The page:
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June 09, 2022 4 min read

How Best to Steep Aged White Tea

Aged White tea is new on the block compared to aged Puer. White tea ages into sweeter, darker, and medicinal flavors. Unlike fresh white tea, aged white tea is hard to over brew. Thus, aged white tea has more steeping options that highlight the strengths of the mature tea.

Before going into the different ways we can brew awesome aged White tea, some primer:

How Many Leaves To Use For Aged White Tea?

White tea leaves are light in weight and packed in flavor due to the little processing involved. Yet, White tea is also difficult to gauge by eye as the leaves can be voluminous mao cha (loose leaf) or compressed tightly in a brick.

Compared to other teas (and especially at higher water temperatures) use a bit less leaf by weight than you would for Puer or black tea. By eye, you may want to use more leaves than usual. Regardless, a small scale is recommended for the best and most consistent results.

What Water Temperature To Brew Aged White Tea?

Unlike some fresh White tea, aged White tea has oxidized over time, making it durable to hotter water temperatures. Try aged White tea steeped at a boil. If it is too bitter, you can try 90C and increase the temperature as needed on later infusions. The hotter water will tease out more flavor and body for white tea. As always, experiment as every White tea varies on age and bud content. The more age on White tea, the more it benefits from steeping with boiling water.


Rinse or Not to Rinse Aged White Tea?

Fresh White tea doesn’t need it, though aged White tea benefits from a rinse. Some cakes and bricks, like our 2017 Turtle Dove, need a rinse to release the tight compression to get a thorough infusion. If your aged white tea is tightly compressed, it may require a longer rinse to open up. Some aged White tea may have some undesirable storage tastes on the surface, which a rinse will aid in removing. We go deeper into the topic of rinsing teas in our blog post All About Rinsing Teas.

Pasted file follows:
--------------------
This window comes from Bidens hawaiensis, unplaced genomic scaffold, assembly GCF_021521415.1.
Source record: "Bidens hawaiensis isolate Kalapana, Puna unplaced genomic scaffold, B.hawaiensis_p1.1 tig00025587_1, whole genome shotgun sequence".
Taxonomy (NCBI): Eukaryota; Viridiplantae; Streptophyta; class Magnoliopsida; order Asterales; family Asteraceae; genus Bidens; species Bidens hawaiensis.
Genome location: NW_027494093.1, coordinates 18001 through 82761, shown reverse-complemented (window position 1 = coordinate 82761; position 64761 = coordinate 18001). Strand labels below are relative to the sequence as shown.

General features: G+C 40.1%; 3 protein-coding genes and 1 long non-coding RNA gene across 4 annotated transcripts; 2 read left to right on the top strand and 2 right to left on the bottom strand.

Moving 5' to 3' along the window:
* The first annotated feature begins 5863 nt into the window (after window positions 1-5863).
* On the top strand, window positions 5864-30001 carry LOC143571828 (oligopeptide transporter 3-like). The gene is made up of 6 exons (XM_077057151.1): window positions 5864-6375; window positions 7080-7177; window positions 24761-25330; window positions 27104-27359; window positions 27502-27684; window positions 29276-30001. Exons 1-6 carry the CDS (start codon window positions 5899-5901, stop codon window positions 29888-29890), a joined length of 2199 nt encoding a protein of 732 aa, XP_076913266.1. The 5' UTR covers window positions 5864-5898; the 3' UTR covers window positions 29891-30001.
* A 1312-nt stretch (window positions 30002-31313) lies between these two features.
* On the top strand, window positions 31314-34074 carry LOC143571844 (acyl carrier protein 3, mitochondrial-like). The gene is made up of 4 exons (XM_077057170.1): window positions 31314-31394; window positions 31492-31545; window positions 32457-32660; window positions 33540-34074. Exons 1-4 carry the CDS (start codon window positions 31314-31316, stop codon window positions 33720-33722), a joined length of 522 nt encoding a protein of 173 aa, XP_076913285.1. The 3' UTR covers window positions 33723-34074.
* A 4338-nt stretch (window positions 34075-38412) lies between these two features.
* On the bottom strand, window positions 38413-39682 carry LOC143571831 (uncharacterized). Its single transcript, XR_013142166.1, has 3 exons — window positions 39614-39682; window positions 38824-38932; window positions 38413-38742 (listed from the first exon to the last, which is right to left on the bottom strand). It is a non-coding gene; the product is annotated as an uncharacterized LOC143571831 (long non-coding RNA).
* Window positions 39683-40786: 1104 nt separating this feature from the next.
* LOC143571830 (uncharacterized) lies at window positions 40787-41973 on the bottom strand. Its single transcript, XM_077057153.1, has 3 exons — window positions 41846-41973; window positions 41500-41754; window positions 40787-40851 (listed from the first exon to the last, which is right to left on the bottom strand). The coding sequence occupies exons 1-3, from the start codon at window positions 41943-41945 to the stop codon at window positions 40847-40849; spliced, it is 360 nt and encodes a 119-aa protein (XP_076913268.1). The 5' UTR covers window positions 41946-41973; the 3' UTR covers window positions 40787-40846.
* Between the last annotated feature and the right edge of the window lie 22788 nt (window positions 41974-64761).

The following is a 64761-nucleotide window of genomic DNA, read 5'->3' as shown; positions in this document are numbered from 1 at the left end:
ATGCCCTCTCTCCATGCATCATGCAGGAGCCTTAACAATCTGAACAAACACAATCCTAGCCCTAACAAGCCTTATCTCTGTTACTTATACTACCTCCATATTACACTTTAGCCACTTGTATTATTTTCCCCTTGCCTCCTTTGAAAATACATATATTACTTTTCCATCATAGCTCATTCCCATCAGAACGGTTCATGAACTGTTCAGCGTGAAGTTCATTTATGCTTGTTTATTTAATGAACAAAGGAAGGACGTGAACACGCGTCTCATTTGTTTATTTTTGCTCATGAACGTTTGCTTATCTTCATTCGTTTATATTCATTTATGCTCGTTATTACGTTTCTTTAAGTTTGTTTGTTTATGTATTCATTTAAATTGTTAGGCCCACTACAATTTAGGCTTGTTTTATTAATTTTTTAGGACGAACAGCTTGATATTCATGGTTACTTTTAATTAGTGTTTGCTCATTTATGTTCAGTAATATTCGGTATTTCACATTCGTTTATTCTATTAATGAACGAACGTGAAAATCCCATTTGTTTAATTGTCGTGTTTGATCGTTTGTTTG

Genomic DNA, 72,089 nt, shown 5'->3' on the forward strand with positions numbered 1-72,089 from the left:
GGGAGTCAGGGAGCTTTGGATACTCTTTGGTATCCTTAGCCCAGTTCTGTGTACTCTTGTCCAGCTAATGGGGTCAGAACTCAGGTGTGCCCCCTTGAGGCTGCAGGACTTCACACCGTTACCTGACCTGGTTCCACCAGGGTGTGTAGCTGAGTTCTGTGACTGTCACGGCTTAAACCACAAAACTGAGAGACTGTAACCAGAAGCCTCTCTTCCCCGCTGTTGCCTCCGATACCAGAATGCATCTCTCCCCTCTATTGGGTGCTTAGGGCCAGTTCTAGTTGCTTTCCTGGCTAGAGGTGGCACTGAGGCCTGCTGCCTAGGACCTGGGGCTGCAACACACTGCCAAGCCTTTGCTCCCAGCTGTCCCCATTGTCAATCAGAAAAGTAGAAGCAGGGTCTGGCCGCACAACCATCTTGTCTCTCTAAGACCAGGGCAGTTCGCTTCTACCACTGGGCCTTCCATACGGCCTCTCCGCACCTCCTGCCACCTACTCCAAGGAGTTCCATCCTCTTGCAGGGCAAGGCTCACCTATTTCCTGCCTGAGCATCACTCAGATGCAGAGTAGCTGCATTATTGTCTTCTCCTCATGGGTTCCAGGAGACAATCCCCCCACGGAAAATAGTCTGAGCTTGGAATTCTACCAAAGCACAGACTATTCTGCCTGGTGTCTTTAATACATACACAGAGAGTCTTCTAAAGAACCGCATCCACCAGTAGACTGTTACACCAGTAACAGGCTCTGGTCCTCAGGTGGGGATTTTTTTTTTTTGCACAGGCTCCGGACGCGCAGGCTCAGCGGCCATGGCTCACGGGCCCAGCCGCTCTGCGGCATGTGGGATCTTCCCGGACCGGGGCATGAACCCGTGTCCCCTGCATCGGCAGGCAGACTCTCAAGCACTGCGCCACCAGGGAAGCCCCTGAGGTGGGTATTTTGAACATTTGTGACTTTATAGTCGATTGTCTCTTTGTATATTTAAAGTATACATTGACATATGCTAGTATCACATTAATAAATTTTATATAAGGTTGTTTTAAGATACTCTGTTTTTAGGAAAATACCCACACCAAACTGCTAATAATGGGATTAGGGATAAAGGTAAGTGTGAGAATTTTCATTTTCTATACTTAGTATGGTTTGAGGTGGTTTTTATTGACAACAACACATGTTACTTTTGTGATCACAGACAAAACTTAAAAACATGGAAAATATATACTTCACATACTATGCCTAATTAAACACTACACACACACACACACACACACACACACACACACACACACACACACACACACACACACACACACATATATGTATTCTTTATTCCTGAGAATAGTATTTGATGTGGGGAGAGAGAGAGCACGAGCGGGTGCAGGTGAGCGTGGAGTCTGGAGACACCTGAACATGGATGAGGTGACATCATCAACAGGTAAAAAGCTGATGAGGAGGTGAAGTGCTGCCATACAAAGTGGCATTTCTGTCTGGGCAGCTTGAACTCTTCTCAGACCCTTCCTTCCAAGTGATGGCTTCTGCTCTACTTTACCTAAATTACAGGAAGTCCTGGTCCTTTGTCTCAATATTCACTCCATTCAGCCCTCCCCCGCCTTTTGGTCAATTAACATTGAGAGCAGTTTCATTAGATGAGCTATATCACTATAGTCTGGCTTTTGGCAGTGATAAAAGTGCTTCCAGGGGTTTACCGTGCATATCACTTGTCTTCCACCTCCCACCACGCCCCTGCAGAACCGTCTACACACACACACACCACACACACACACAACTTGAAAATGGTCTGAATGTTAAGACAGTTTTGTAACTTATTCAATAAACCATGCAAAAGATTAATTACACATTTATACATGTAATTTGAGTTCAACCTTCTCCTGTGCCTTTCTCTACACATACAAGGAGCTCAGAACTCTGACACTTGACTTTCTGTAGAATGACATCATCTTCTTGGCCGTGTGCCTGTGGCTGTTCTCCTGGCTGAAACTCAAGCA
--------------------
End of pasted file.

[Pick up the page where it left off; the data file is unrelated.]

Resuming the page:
Night Life White Tea


Different Methods to Brewing Aged White Tea

  • Gongfu Style

  • Grandpa Style

  • Stove Boil

  • Thermos Tea Brewing

Gongfu Style for Aged White Tea

Gongfu style lets aged White tea shine, highlighting the thick texture, honey flavor, and engaging complexity. This tea brewing style also gets many infusions, getting the most out of your prized aged White tea. Aged White tea can start off light and honeyed and in the later infusions go medicinal. Not to mention, gongfu is an excellent method of tea brewing to share tea with friends and family.

Start with an aged White tea gongfu style ratio of 1 gram of leaf for every 20ml of teapot or gaiwan. Brew the tea for 10 to 30 seconds, adding more time to each infusion. Every new infusion will reveal a darker and darker tea broth.


Grandpa Stye Brewing Aged White Tea

Grandpa Style with aged White tea is a more chill way to brew tea for one. The flavors are more melded together and transition slowly compared to gongfu style. Since aged White tea is durable, it will not over brew nor easily get bitter. Grandpa style is great for daily drinking, pairing well with our 2016 Old Whitey.

To start, try around 3-4 grams for a 300ml glass. Top with water, sip down, refill water when low, and repeat. Leaving the leaves in is part of this brewing style. This is also a comparatively lazy/easy way to brew the tea that doesn't require too much attention or fuss.


Stove Boiling Aged White Tea

The older and darker the aged White tea, the best it comes out as a stove boil. The long simmer of the white tea leaves quickly unlocks then concentrates the aged date and medicinal flavors. Our 2014 Gongmei Brick is an excellent candidate for boiling the leaves. It is also ideal for coarse older leaves, like Shoumei, which are slow to saturate with water.

Stove boiling is also an option to get a final last infusion and new life from the leaves leftover from a gongfu session.

Place around 5 grams of leaves in a small sauce pot or stove safe teapot, whether it be glass, enamel cast iron, or stainless steel. Bring to a boil and simmer the leaves in 500ml of water for at least 5 minutes. Consider a hot plate by your gongfu table so it is convenient to simmer your leaves. Dealer’s choice if you rinse your leaves. Stove boil has the power to awaken the leaves, but rinsing beforehand will assist in removing any questionable storage tastes.


Aged White Tea Thermos Brewing

Extended brewing of aged White tea in a Thermos gives you results somewhere between grandpa style and stove boil. You can also try Thermos tea brewing also to use up the last infusion from a gongfu session.

To start, use around 5 grams of leaf for a 500ml Thermos. Be sure to preheat your Thermos with boiling water. It is important your Thermos maintains the hot temperature and does not have a sharp temperature drop when you start steeping. Depending on the tea and how fast you drink, you can likely refill the hot water for more infusions. Otherwise, you can leave your aged White tea to brew in a Thermos for over an hour and get close to a stove boil taste.

Now that you have a number of ways to best brew Aged White tea, perhaps storing and aging your white teas is on your mind. Our post on Storing White Tea and Aging Baicha will get you started.

white2tea co.
white2tea co.

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